Kannada, Malayalam and Telugu have been relatively more influenced by Sanskrit and have borrowed the aspirated consonants. Sanskrit words and derivatives are common in Kannada, Malayalam and Telugu. Tamil is the least influenced and retains the closest form of the Proto-Dravidian language.

Theories on the derivation of Dravidian languages[தொகு]

The vast majority of linguists believe that the Dravidian language family is completely unrelated to any other language families. However, there exist several fringe views on the origin of Dravidian languages.

Some people claim a relationship between Dravidian and the Indo-European language family: either that both descended from a common ancestor, or that Dravidian languages are the common ancestor of Indo-European languages. These views are largely politically motivated. Proponents of the latter theory often use wordlists showing superficial similarities between the modern representatives of these two families. For instance:

  • one'du = one
  • kare = vocare (cry out) [Latin]
  • ba're = scribere [Latin]
  • atta = attic
  • hala[di] = yellow

Linguists generally dismiss such analysis as flawed, in that comparisons should be made between the earliest known examples of languages in the groups being compared, and should exhibit regular sound change (see: Comparative method). Applying such reasoning to the above list, for example, shows:

  • Applying the principle of regular sound change, the reconstructed proto-Dravidian word for "one" is *oru. English "one" on the other hand can be traced back to Old Germanic *ainaz and Proto-Indo-European *oynos.
  • The final -are/-ere on vocare and scribere is the Latin infinitive ending , and not a part of the word root proper. "Kare" and "voc" bear significantly less mutual resemblance.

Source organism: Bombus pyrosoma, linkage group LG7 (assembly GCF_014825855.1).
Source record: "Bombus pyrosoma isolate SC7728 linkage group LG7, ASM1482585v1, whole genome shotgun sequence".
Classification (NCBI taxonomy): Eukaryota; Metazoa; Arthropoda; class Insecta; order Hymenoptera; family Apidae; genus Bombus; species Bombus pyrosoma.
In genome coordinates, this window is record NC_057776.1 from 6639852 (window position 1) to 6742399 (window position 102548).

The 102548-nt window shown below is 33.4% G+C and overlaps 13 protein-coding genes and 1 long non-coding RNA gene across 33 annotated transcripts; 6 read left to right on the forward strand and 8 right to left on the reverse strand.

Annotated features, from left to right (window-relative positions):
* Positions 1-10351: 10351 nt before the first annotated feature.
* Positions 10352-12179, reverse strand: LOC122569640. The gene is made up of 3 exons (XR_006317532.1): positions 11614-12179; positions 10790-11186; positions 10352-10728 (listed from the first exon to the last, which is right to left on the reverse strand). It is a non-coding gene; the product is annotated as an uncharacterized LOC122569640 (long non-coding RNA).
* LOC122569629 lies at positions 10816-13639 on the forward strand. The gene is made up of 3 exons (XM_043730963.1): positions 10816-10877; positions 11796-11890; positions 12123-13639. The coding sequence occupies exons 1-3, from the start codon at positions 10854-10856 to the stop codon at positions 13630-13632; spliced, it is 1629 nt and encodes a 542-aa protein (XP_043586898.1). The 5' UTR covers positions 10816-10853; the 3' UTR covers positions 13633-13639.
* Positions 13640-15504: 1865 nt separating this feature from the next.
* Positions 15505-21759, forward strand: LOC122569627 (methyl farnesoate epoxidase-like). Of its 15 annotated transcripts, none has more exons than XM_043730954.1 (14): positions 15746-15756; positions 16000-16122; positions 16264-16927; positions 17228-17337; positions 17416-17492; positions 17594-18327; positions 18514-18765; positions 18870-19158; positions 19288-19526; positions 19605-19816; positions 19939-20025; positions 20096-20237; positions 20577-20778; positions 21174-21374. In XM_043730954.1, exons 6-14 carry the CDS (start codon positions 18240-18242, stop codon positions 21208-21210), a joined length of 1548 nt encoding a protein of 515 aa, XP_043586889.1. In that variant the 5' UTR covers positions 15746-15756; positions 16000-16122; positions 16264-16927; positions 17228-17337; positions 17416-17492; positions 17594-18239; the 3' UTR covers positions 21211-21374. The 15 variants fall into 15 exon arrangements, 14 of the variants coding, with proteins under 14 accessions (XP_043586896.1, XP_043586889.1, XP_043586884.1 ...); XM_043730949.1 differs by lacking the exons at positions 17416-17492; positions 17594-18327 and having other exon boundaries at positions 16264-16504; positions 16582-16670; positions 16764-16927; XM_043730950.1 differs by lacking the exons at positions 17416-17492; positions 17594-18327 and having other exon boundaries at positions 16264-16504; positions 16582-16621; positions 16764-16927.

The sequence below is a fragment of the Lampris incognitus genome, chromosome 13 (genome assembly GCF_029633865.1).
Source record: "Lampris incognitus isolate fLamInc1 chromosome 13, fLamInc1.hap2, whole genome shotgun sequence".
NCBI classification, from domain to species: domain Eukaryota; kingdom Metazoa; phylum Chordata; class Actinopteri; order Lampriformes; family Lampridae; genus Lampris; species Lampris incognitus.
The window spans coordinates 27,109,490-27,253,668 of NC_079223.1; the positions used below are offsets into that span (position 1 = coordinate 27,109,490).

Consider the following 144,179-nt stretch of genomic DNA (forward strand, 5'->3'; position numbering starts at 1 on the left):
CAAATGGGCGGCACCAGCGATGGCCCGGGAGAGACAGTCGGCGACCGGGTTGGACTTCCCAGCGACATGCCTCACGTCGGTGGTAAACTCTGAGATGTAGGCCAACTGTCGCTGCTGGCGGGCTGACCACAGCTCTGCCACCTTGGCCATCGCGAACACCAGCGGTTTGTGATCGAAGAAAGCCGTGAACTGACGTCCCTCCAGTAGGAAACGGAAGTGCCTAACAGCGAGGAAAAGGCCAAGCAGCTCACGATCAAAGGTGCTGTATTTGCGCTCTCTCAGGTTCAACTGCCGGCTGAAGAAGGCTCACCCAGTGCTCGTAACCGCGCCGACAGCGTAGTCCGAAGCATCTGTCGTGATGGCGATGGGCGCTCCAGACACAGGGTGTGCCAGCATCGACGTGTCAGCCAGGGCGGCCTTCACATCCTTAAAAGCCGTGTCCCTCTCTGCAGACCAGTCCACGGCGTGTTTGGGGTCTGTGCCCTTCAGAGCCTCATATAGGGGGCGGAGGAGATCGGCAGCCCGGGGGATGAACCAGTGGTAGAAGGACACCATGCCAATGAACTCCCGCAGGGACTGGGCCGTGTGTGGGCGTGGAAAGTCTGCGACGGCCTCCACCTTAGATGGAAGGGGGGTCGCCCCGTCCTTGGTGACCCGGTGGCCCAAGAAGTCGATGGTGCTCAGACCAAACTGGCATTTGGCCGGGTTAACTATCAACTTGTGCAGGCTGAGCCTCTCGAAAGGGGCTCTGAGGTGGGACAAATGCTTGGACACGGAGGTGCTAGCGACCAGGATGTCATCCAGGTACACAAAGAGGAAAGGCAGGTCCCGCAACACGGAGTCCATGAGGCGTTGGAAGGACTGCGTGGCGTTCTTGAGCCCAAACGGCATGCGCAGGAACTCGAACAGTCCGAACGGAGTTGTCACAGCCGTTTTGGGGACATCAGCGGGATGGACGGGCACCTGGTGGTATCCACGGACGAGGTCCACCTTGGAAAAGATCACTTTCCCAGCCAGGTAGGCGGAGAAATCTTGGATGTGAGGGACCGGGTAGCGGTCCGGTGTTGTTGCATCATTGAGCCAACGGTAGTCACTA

• English "attic" comes from Greek Αττική (Attiki), the name of a region of Greece (see: Attica, Greece), which many scholars believe to have been taken into the Greek language from the non-Indo-European peoples (Pelasgians) who lived there before the Greeks arived. In addition, it has changed meaning over the years, and it is thus pure coincidence that its present meaning and pronunciation bears resemblances to the Tamil form.
  • Yellow is derived from Old English geolu, which bears little resemblance to Kannada haladi.

Based on a few typological similarities relationships between the Dravidian languages and the Finno-Ugric languages have also been proposed. But these have not been well received either.

References[தொகு]

  • The Dravidian Languages / by Bhadriraju Krishnamurti / Cambridge University Press, 2003. ISBN 0 521 77111 0
  • A comparative grammar of the Dravidian or South-Indian family of languages / by Robert Caldwell. 3rd ed. rev. and edited / by J.L. Wyatt, T. Ramakrishna Pillai. New Delhi : Asian Educational Services, 1998. ISBN 8120601173
  • A grammar of the Teloogoo language, commonly termed the Gentoo, peculiar to the Hindoos inhabiting the northeastern provinces of the Indian peninsula / by A.D. Campbell. 3d ed. Madras, Printed at the Hindu Press, 1849

External links[தொகு]